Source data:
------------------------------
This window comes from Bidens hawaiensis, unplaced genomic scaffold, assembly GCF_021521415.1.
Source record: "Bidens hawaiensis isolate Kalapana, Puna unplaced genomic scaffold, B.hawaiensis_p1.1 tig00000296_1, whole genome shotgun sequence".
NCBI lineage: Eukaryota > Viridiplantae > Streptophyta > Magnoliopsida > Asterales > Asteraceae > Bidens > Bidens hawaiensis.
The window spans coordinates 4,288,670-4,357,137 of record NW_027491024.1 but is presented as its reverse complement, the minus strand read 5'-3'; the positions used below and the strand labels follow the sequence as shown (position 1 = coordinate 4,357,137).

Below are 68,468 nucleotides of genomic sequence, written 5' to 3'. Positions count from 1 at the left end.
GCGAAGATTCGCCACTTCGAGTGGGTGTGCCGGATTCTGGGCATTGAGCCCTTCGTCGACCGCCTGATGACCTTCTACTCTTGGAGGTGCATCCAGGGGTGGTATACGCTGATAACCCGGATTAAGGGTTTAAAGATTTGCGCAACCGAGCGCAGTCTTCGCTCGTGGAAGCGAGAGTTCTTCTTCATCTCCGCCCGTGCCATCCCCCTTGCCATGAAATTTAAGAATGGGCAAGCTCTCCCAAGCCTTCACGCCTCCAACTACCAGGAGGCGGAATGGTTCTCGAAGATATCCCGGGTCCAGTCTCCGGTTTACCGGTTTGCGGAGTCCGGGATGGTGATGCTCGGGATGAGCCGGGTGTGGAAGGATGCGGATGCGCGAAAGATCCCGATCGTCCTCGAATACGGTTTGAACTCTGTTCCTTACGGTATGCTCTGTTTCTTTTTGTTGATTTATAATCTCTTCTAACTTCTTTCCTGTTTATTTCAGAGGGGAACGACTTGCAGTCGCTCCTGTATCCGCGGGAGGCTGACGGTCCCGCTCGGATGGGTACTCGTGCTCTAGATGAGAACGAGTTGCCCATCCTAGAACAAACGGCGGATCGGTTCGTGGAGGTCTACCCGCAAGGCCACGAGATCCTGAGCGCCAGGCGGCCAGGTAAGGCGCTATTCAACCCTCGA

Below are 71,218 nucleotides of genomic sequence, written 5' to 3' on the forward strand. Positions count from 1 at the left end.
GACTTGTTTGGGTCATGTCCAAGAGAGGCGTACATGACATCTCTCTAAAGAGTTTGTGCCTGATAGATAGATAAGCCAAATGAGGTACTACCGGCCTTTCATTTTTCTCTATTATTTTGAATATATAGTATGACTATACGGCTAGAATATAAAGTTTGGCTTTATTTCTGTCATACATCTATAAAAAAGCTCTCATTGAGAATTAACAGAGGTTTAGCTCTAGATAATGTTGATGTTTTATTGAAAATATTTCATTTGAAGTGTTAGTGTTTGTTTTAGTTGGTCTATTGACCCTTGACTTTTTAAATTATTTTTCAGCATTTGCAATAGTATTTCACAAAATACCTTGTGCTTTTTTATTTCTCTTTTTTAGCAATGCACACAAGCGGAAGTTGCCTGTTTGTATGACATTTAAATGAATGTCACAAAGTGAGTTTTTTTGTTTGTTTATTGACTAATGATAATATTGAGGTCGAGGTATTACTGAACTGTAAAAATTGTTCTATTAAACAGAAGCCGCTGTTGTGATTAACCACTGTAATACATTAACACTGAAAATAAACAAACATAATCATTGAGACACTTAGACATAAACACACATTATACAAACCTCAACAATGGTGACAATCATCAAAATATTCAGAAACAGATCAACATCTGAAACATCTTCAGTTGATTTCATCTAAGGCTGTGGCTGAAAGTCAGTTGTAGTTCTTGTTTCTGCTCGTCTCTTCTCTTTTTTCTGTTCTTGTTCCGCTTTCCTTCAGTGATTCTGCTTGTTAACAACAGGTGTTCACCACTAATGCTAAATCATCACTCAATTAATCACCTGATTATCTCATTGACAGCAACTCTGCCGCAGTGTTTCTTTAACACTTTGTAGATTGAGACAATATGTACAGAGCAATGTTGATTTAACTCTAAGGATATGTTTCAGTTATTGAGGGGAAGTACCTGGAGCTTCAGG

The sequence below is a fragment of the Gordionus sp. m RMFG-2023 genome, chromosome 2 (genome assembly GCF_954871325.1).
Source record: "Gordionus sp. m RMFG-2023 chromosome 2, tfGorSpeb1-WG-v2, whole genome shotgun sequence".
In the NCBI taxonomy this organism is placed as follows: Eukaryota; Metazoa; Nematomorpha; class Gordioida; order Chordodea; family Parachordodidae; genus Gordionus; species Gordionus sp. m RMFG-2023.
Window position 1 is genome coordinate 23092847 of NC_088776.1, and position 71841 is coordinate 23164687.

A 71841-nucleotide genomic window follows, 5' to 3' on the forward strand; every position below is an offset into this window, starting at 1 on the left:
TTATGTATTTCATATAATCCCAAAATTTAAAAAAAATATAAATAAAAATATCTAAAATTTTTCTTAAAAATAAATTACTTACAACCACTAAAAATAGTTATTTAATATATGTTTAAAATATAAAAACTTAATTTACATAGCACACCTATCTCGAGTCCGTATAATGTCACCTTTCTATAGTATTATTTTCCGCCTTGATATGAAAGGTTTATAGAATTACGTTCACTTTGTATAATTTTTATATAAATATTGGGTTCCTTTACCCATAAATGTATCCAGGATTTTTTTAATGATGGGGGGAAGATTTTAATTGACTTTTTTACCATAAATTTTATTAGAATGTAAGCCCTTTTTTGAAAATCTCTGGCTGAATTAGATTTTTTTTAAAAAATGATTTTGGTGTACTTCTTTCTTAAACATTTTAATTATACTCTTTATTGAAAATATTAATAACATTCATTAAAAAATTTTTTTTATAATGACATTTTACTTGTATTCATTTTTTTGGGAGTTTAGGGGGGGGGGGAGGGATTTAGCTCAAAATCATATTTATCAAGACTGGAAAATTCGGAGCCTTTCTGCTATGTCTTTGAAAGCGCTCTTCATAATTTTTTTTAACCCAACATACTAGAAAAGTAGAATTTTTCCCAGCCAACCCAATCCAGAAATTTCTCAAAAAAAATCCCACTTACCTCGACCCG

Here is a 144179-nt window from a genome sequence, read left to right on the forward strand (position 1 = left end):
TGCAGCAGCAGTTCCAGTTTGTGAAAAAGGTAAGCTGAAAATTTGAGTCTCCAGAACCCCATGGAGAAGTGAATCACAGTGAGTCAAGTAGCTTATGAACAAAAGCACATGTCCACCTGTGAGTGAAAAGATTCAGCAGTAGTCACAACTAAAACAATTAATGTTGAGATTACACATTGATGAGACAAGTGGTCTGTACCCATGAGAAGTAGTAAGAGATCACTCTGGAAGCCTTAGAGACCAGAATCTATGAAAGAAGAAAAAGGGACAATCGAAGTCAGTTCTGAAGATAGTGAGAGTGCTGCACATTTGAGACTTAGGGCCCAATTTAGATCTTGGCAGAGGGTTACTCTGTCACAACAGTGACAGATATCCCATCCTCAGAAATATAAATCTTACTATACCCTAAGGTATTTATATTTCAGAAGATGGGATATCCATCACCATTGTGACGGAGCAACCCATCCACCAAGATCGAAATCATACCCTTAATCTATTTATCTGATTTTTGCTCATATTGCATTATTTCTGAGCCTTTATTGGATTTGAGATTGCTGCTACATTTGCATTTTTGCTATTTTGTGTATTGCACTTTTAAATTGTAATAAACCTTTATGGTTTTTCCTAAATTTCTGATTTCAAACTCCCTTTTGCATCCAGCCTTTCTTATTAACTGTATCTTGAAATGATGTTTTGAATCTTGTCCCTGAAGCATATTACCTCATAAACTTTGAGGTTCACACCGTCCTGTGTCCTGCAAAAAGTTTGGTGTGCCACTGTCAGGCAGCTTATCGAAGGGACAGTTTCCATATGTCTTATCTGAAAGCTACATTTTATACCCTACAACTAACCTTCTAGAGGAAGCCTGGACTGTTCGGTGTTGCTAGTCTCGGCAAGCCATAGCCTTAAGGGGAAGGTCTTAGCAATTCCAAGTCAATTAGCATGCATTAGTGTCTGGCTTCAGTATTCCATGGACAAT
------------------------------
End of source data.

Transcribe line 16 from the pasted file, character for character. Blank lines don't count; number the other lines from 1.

TGCAGCAGCAGTTCCAGTTTGTGAAAAAGGTAAGCTGAAAATTTGAGTCTCCAGAACCCCATGGAGAAGTGAATCACAGTGAGTCAAGTAGCTTATGAACAAAAGCACATGTCCACCTGTGAGTGAAAAGATTCAGCAGTAGTCACAACTAAAACAATTAATGTTGAGATTACACATTGATGAGACAAGTGGTCTGTACCCATGAGAAGTAGTAAGAGATCACTCTGGAAGCCTTAGAGACCAGAATCTATGAAAGAAGAAAAAGGGACAATCGAAGTCAGTTCTGAAGATAGTGAGAGTGCTGCACATTTGAGACTTAGGGCCCAATTTAGATCTTGGCAGAGGGTTACTCTGTCACAACAGTGACAGATATCCCATCCTCAGAAATATAAATCTTACTATACCCTAAGGTATTTATATTTCAGAAGATGGGATATCCATCACCATTGTGACGGAGCAACCCATCCACCAAGATCGAAATCATACCCTTAATCTATTTATCTGATTTTTGCTCATATTGCATTATTTCTGAGCCTTTATTGGATTTGAGATTGCTGCTACATTTGCATTTTTGCTATTTTGTGTATTGCACTTTTAAATTGTAATAAACCTTTATGGTTTTTCCTAAATTTCTGATTTCAAACTCCCTTTTGCATCCAGCCTTTCTTATTAACTGTATCTTGAAATGATGTTTTGAATCTTGTCCCTGAAGCATATTACCTCATAAACTTTGAGGTTCACACCGTCCTGTGTCCTGCAAAAAGTTTGGTGTGCCACTGTCAGGCAGCTTATCGAAGGGACAGTTTCCATATGTCTTATCTGAAAGCTACATTTTATACCCTACAACTAACCTTCTAGAGGAAGCCTGGACTGTTCGGTGTTGCTAGTCTCGGCAAGCCATAGCCTTAAGGGGAAGGTCTTAGCAATTCCAAGTCAATTAGCATGCATTAGTGTCTGGCTTCAGTATTCCATGGACAAT